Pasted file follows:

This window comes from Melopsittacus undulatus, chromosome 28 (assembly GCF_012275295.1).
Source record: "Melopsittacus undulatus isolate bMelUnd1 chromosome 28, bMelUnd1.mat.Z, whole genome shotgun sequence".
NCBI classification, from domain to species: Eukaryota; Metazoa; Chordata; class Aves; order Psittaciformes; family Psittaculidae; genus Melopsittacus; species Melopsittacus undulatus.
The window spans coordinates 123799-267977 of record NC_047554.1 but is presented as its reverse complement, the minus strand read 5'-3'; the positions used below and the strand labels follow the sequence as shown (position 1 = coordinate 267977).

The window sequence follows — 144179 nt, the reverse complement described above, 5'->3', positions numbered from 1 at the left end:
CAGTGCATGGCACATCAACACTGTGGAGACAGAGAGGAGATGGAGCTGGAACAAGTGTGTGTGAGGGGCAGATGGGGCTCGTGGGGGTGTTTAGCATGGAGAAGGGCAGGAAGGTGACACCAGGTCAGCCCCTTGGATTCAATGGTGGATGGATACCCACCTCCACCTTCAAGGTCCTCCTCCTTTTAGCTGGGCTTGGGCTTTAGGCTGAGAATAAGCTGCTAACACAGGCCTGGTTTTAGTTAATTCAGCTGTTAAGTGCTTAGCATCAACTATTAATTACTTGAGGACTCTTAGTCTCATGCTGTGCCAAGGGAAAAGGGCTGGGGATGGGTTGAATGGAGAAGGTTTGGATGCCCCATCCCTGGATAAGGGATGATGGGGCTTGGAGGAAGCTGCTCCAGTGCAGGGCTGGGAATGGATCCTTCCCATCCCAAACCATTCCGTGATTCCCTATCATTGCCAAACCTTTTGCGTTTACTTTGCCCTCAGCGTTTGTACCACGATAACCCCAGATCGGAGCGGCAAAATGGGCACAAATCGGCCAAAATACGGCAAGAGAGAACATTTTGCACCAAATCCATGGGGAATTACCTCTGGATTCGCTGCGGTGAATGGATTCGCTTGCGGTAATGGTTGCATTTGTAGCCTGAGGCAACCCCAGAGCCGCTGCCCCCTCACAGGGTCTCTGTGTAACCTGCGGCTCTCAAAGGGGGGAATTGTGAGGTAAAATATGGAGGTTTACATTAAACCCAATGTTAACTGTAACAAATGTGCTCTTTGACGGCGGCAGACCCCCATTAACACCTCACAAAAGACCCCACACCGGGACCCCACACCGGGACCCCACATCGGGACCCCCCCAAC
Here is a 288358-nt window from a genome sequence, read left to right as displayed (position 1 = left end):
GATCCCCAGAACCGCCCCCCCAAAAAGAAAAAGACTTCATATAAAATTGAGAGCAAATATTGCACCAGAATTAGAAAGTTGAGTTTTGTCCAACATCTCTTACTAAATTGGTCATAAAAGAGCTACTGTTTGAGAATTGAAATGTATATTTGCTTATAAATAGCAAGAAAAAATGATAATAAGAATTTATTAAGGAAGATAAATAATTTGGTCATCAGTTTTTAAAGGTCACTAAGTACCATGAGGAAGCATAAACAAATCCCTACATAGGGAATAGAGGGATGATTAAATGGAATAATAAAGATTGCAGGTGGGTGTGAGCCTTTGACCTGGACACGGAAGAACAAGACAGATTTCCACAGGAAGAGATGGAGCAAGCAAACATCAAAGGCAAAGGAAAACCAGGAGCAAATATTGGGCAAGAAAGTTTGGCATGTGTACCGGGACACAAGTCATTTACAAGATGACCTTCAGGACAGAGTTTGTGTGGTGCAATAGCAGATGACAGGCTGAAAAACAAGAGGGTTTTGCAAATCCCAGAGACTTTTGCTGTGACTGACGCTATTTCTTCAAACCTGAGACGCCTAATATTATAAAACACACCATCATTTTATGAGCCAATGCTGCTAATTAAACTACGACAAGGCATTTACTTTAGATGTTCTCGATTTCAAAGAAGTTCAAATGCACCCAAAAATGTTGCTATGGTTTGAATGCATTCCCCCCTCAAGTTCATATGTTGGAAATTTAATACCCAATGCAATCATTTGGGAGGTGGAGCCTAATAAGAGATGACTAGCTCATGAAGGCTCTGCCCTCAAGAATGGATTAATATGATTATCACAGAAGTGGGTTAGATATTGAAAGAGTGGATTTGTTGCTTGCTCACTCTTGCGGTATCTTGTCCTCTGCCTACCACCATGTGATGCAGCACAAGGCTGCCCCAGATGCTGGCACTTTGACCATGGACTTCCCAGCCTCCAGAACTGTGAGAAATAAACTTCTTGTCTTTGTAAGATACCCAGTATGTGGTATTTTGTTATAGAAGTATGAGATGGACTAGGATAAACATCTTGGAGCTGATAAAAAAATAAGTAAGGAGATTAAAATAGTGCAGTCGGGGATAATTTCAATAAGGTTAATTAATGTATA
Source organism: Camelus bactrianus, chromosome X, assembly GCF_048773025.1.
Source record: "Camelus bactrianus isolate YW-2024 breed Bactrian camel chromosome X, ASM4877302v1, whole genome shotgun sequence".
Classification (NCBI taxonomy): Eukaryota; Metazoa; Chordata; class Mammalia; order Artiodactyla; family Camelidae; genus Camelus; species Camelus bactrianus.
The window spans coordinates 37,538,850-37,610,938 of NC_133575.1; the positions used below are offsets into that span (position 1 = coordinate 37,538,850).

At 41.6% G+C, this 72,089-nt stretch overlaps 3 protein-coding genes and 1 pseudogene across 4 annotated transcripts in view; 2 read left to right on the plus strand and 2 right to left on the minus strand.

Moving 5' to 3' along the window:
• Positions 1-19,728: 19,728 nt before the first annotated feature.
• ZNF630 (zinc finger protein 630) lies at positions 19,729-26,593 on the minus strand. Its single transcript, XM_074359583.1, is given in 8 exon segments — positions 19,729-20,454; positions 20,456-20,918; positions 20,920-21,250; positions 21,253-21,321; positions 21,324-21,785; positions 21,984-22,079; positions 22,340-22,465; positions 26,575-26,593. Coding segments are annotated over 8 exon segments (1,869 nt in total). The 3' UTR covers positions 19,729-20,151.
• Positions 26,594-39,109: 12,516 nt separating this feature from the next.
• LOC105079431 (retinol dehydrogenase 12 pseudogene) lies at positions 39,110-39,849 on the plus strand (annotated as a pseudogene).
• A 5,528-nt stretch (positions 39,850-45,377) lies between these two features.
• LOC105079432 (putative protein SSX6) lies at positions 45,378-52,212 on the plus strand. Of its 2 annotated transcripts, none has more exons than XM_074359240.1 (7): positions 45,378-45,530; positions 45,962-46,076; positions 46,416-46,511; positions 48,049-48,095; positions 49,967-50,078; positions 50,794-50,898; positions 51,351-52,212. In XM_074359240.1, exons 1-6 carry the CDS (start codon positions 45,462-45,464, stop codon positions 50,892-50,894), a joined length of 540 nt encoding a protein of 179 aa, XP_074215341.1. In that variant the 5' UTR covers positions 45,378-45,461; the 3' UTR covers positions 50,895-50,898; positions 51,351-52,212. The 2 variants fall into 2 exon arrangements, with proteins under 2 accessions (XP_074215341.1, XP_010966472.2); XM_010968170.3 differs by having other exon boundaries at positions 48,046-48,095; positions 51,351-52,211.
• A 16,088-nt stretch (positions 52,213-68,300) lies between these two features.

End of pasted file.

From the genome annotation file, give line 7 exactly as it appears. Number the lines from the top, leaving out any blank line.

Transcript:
Here is a 288358-nt window from a genome sequence, read left to right as displayed (position 1 = left end):